Scare Zone

Film review by Thomas M. Sipos




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Scare Zone (2009, dir/script: Jon Binkowski; cast: Arian Ash, Chris Burns, Simon Neeham)





A mini-cycle of Halloween haunted house attraction films erupted in the late aughts, opening with the micro-budged Haunted Hay Ride (2008), and peaking the following year with Dark House and Scare Zone. The subgenre existed before and after this period (e.g., HauntedWeen, 1991; Hell House LLC, 2015), but 2008-09 was its Golden Age. Well, maybe Silver Age, considering its brevity.

Dark House was the best of the bunch. Would you expect any different, with Jeffrey Combs in the cast? But Scare Zone is also pretty good, if not too original.

The story is what you'd expect. A disparate group of attractive, horny young people get jobs at a Halloween haunted house attraction. There's the jive-talking black dude. The dumb jock. The nice guy. The nerds. Some slutty girls. And then there's Claire (Arian Ash).

More about her later.

Of course, there's a slasher, who remains a mystery until film's end. Every night during Halloween weekend, Oliver (Simon Neeham), dutifully opens his Scare Zone haunted house attraction. Every night, some workers or guests get killed. "I can't believe so-and-so didn't show up for work after last night. What a flake!" Victim's corpses are hidden in plain sight, the public mistaking them for props. "Man, that corpse looks so fake!" one patron complains.

So far, a fun but forgettable film.

But then there's Claire. Emotionally engaging characters are what make for memorable films. Flat characters are like video game avatars. It can be exciting to watch the slasher avatar slaughter the victim avatars. But we don't really feel any fear or sympathy for avatars.

Claire is an intriguing, engaging character who lifts Scare Zone a notch above average. She's a goth girl who works the till at Scare Zone. When we meet her, she appears to be another stereotype. A parody of goths. But as nice guy Daryl (Chris Burns) gets to know her, we do too. Claire is revealed to be deeper, more interesting, and more sympathetic than at first glance.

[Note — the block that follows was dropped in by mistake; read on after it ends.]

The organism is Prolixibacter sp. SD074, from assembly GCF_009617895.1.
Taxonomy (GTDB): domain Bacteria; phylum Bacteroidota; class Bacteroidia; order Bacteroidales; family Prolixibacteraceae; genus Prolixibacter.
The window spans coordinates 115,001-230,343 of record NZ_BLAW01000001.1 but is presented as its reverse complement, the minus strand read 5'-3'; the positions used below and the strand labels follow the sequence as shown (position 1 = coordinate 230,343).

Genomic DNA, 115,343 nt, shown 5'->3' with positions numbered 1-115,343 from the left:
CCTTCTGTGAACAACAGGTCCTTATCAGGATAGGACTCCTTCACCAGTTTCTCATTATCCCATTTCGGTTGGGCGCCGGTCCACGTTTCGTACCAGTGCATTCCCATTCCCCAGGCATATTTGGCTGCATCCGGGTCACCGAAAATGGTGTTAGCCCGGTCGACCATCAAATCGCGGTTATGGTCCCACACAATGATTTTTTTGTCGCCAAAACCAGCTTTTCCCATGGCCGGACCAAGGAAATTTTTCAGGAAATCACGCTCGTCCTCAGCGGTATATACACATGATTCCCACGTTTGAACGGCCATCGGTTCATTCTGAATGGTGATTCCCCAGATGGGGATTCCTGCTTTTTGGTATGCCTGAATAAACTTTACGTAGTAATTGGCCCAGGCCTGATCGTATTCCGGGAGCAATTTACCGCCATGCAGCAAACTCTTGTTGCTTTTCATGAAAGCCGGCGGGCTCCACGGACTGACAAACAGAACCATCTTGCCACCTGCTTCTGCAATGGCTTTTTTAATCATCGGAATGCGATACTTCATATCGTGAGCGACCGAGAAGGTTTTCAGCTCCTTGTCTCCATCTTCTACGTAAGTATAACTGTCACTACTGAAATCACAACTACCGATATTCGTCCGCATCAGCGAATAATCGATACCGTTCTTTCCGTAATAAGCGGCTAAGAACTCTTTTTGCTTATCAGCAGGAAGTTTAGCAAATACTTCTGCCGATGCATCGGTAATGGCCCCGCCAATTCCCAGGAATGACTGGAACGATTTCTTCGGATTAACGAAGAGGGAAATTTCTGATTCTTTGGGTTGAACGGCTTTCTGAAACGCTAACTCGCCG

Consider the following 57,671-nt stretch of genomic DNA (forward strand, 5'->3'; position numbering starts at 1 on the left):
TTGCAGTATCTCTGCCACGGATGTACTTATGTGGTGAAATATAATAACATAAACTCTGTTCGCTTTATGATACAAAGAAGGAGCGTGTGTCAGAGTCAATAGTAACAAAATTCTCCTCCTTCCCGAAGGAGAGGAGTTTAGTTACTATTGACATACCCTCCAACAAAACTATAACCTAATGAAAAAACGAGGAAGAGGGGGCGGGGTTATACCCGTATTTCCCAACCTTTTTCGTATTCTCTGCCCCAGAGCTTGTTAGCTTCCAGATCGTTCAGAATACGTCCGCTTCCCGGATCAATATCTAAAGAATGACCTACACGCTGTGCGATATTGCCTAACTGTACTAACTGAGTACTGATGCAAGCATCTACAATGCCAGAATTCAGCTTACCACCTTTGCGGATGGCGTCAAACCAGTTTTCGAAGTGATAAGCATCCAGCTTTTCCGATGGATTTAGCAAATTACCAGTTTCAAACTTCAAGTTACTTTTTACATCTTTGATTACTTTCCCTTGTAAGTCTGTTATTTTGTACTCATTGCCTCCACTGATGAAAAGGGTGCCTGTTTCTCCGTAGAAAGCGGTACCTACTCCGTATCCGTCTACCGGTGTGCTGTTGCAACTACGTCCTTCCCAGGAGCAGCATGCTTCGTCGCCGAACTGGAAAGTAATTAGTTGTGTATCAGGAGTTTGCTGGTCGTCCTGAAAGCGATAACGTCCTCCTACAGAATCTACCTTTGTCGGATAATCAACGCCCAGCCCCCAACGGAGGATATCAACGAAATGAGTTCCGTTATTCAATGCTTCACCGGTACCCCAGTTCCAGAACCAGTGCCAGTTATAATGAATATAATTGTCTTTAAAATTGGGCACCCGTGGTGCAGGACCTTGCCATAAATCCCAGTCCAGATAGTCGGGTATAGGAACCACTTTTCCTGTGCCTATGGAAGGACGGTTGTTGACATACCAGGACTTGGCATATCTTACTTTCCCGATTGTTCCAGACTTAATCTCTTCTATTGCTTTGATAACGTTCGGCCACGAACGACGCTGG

Refreshingly, Scare Zone's story extends outside the haunted house. We see some of the worker's lives between shifts. One young man still lives at home with his mom. Daryl meets Claire at her day job at a retailer selling Christmas items, then takes her on a (sort of) date to a cemetery. Of course, slashers never sleep. This one follows Daryl and Claire to the cemetery, where he continues his handiwork on other victims.

Not that the characterizations are perfect. Claire's quick attraction to Daryl is implausible. Scare Zone promotes the clichéd notion that, if a woman is crazy, troubled, angry, or self-destructive (Claire enjoys cutting herself with a razor), all she needs is a Nice Guy to rescue her. Enter Daryl, who tells Claire how wonderful she is (he barely knows her), and that he doesn't care what she decides, all he wants is for her to realize her worth, to learn to love herself, and to not hurt herself.

Upon hearing this, the icy goth girl turns to mush, her heart all pitter-patter. Despite the many demons in her past, Claire speedily reforms. Initially mysterious and intriguing, by film's end, she's bright and cheerful, having transformed from a dark-haired goth to a sparkly blonde.



Which is lucky for her, because it's the Good Girls who survive slasher films. Almost everyone else is killed. (You saw that coming.) The slasher is revealed to be a creepy nerd. (So many nerds become slashers, jocks should stop picking on them.) And though the slasher is dead, there's another waiting in the wings, creepily spying on Claire, setting the stage for Scare Zone II. (Alas, there was no sequel, so all his voyeurism was for naught.)

Apart from the Claire/Daryl subplot, Scare Zone is a paint-by-numbers affair. Loud, boisterous young people walking through a haunted house, where they are killed in gory fashion. The production values and acting are decent. The haunted house attraction is well-designed and the make-up effects are professional. The editing is well-paced; at under 88 minutes, Scare Zone does not overstay its welcome.


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